5 ways PR leaders can increase diversity for millennials

Young communicators thrive on inclusion efforts, but many employers and leaders who think that they are offering programs miss the mark. Here’s what to consider.

PR students learning in classrooms today are the future leaders of our industry.

As the PR industry continues to evolve, so should the practices being used to attract, retain and develop talent.

Millennials consider more than just great benefits and a lucrative salary when starting a PR career. They look for PR organizations that foster inclusion, uphold diversity and create a sense of belonging for all employees.

The importance of diversity in PR is bigger than ever among millennial PR pros because diversity and inclusion are more than just buzzwords or boxes to check. Millennials believe they are essential to businesses’ success.

For employers and PR leaders to maintain diversity in their organizations, engage millennial workers and drive the industry forward, they should consider the following:

1. Create a mentorship program for entry-level millennial PR pros to engage and build relationships with mid-senior level communicators.

Not everyone wants to mentor (nor do they have to), but not offering a mentorship program in general can prevent those who want to mentor from taking action.

Though some employees will rise to the occasion, others will wait for their employer to act. Now is the time to make strides toward increasing diversity in the industry.

RELATED : Learn to find your leader’s real voice at the 2016 Leadership and Executive Communications Conference.

2. Develop a review system for millennial communicators to rate their PR organizations and provide honest input on inclusion efforts.

This will help bridge the gap between what PR employers believe is working and what millennial PR pros believe must improve. Employee feedback is essential for employers to improve their diversity and inclusion efforts.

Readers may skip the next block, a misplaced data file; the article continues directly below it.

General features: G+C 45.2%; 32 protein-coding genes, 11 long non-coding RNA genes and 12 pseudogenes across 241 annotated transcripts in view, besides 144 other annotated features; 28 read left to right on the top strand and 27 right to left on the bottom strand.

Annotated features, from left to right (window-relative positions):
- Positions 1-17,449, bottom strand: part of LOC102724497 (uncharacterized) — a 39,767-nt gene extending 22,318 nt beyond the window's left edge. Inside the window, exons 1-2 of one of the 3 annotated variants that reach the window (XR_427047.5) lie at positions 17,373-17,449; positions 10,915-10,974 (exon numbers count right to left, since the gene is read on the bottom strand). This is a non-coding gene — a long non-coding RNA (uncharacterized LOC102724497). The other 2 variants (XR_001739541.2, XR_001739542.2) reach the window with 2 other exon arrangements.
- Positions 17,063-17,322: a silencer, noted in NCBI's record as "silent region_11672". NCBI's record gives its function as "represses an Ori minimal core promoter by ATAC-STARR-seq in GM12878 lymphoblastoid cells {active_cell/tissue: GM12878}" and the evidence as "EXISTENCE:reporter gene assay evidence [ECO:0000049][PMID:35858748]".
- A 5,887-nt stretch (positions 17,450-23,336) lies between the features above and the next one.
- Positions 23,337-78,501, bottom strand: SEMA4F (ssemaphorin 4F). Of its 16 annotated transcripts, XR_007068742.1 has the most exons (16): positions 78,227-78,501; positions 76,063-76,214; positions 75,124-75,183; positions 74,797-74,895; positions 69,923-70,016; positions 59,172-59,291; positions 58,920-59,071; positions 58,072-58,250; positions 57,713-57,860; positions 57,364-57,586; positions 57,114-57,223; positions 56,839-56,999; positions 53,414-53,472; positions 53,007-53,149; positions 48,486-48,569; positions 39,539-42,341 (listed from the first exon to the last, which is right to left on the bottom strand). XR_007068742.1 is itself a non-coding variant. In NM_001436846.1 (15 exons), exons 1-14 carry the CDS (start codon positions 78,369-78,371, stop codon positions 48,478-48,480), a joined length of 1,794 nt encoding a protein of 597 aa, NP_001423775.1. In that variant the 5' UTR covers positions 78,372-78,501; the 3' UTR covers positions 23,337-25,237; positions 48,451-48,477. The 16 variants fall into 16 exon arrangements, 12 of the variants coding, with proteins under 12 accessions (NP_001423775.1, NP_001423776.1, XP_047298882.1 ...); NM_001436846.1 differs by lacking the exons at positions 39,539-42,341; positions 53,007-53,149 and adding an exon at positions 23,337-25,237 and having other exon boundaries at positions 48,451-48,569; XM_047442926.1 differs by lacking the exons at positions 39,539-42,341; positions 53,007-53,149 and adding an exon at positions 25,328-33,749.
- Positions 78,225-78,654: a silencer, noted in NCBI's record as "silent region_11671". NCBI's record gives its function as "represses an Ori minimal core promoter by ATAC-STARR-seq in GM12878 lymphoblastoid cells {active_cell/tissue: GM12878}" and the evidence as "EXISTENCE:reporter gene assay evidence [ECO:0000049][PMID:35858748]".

According to a PRSA Foundation survey, early eight in 10 (79 percent) PR employers see their efforts to retain a diverse workforce as being successful, yet only two-thirds (67 percent) of young PR pros agree with employees on their retention programs.

3. Foster an open-office culture where millennial communicators believe that their voices will be heard, acknowledged and valued.

One-third of young PR pros say that the industry is not effectual at retaining a diverse workforce, compared with one-fifth of employers.

4. Demonstrate diversity and inclusion in all efforts.

From the top down, display a company culture where young communicators believe that PR employers are authentic in their efforts instead of viewing diversity as another “box to check.” Emulate the culture you want your employees to project and treat everyone with respect.

5. Present career opportunities and advancements to all employees. Do not assume some millennial PR professionals won’t “be a fit” or do not “meet the mold,” you’re looking to cast. Take time to get to know their passions, interests and career goals. Give all employees the opportunity to shine and don’t be a barrier to their success. Empower your employees to do their best.

What else would you add to the list, PR Daily readers? Join us in our Twitter #RaganChat on Tuesday, Sept. 6 at 3 p.m. Eastern time to share your insights. Sabrina Browne, PR pro, member of PRSA New Pros and scholarship committee member for the PRSA Foundation, will be our guest host.

Connect with Sabrina Browne on Twitter or on LinkedIn. A version of this article originally appeared on PRSA’s blog, New Voices of Public Relations.

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